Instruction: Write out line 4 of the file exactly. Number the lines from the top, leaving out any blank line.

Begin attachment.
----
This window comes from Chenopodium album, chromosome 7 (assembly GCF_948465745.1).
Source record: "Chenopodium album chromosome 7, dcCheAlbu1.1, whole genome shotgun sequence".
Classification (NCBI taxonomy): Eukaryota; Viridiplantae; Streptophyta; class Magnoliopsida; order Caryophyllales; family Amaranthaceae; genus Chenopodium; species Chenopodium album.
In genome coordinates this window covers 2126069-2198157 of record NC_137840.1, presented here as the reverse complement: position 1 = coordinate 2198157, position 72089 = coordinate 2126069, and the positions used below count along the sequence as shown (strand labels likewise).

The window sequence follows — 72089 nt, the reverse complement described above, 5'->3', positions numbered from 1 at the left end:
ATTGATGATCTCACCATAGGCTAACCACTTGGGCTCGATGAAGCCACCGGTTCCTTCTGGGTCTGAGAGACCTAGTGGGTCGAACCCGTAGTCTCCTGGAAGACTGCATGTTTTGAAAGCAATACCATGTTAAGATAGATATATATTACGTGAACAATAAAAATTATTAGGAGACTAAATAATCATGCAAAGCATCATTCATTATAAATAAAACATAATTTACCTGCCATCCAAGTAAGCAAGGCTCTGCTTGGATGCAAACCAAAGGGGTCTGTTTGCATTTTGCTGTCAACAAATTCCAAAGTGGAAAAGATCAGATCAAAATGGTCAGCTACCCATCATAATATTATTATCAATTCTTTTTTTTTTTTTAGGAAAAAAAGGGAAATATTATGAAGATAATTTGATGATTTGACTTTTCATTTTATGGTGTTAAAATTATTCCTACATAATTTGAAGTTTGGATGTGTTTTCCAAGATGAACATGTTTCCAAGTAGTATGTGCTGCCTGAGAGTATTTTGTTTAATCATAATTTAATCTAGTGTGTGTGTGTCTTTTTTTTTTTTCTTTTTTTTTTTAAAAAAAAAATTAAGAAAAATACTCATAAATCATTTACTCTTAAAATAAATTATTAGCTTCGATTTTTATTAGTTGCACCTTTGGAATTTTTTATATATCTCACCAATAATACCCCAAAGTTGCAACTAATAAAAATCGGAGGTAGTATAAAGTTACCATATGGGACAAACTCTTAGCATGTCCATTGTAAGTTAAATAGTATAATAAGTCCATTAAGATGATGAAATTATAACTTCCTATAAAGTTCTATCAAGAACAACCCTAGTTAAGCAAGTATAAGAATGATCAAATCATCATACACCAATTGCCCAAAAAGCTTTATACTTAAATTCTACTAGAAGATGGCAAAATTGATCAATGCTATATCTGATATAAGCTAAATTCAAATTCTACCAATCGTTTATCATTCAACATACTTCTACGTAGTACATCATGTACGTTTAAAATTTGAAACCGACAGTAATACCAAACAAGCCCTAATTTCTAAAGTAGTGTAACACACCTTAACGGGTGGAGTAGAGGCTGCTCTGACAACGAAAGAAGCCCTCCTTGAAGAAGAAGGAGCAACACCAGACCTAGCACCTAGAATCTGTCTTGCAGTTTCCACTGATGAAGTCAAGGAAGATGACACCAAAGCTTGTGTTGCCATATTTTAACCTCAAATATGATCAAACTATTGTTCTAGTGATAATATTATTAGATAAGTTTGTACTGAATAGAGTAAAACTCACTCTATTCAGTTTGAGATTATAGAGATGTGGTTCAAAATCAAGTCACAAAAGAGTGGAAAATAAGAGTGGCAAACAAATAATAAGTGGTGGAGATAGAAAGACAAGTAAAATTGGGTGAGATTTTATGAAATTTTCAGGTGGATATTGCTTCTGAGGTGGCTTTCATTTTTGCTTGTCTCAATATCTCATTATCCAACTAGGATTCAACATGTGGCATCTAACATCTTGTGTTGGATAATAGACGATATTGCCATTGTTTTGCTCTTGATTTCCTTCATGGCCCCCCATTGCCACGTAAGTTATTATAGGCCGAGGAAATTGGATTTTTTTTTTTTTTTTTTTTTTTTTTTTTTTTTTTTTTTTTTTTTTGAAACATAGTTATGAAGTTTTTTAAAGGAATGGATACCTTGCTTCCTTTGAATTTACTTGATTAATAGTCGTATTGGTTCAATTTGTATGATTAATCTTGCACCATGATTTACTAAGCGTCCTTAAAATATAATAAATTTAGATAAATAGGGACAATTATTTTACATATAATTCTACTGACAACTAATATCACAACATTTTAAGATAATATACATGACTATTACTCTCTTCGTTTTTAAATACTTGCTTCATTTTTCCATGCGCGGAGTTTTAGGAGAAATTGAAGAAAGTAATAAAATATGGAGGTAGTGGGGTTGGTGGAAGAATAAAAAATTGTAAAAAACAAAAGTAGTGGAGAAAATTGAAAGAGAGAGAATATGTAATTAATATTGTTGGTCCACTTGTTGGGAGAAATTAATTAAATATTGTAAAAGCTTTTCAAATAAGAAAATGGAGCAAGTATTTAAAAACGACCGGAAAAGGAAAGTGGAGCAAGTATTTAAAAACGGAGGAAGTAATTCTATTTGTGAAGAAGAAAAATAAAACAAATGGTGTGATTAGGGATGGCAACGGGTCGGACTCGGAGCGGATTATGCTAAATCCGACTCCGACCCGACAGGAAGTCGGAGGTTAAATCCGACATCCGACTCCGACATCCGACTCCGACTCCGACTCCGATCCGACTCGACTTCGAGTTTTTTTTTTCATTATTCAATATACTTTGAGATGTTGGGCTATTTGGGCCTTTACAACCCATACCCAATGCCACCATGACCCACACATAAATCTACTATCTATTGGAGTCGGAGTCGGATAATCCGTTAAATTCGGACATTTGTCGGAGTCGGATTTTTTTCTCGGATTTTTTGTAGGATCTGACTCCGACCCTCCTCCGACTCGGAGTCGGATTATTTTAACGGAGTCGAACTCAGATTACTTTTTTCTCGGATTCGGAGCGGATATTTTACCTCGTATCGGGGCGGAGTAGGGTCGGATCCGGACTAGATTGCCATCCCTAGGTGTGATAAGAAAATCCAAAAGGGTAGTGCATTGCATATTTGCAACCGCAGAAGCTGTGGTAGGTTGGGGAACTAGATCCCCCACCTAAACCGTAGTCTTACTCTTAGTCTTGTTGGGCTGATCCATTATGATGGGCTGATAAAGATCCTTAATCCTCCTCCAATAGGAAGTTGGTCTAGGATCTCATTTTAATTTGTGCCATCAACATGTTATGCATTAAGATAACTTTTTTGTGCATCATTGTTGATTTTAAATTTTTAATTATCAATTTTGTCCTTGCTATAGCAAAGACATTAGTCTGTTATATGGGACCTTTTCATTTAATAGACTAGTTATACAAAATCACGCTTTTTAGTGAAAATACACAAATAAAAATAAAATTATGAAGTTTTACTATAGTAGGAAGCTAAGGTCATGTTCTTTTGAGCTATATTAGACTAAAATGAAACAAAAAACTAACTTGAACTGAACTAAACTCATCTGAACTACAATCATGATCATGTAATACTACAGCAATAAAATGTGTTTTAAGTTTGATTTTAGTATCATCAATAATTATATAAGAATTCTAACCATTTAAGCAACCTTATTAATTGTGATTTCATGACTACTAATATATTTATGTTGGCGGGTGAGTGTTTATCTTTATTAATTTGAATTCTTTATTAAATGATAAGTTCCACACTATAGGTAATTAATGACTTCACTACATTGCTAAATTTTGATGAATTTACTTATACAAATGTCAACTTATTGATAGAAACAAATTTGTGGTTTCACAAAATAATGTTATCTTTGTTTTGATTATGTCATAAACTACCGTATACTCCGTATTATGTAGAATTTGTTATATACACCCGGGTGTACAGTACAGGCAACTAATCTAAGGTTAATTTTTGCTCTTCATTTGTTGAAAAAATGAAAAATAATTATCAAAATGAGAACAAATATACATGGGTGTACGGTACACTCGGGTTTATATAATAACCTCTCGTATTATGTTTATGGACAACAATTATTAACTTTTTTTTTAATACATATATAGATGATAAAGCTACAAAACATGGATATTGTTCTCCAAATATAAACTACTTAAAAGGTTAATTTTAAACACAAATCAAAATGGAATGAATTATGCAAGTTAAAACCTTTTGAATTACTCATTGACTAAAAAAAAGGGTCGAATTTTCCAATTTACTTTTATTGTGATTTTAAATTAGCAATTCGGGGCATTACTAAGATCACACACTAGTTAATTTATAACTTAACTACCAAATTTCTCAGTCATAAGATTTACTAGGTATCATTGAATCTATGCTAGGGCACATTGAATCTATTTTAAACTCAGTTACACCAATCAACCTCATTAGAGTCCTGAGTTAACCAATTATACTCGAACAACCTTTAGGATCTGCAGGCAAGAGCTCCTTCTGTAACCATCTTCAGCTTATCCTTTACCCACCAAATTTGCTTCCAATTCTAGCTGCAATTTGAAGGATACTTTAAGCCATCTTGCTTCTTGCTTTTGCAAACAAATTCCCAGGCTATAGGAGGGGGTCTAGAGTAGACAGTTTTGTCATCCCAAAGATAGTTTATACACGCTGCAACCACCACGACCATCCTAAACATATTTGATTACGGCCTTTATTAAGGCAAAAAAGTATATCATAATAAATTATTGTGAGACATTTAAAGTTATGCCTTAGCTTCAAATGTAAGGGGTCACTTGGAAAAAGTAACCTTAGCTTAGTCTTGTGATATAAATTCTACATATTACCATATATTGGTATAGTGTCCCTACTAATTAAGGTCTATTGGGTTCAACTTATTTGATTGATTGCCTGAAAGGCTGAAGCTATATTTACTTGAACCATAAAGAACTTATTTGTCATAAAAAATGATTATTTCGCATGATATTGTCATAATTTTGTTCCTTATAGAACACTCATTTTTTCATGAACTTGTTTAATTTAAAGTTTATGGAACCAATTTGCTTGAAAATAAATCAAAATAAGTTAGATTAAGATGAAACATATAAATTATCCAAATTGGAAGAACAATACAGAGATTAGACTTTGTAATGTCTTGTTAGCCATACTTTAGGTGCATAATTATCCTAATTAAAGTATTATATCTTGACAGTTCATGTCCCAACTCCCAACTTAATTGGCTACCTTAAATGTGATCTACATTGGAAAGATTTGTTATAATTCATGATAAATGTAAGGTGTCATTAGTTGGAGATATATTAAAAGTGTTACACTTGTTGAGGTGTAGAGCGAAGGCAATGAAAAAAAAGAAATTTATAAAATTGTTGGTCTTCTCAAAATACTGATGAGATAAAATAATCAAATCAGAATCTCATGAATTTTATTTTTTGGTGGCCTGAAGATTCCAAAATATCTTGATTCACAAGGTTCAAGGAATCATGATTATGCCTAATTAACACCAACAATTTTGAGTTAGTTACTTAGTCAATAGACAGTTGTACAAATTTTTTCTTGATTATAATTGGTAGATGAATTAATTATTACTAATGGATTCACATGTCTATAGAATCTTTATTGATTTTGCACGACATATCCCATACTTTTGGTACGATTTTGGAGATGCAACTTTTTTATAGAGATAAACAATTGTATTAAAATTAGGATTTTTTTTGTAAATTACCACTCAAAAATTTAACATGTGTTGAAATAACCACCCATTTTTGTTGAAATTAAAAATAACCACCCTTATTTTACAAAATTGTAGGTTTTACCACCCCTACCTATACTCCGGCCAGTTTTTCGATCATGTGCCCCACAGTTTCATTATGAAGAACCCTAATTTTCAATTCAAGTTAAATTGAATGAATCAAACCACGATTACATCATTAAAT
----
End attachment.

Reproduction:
In genome coordinates this window covers 2126069-2198157 of record NC_137840.1, presented here as the reverse complement: position 1 = coordinate 2198157, position 72089 = coordinate 2126069, and the positions used below count along the sequence as shown (strand labels likewise).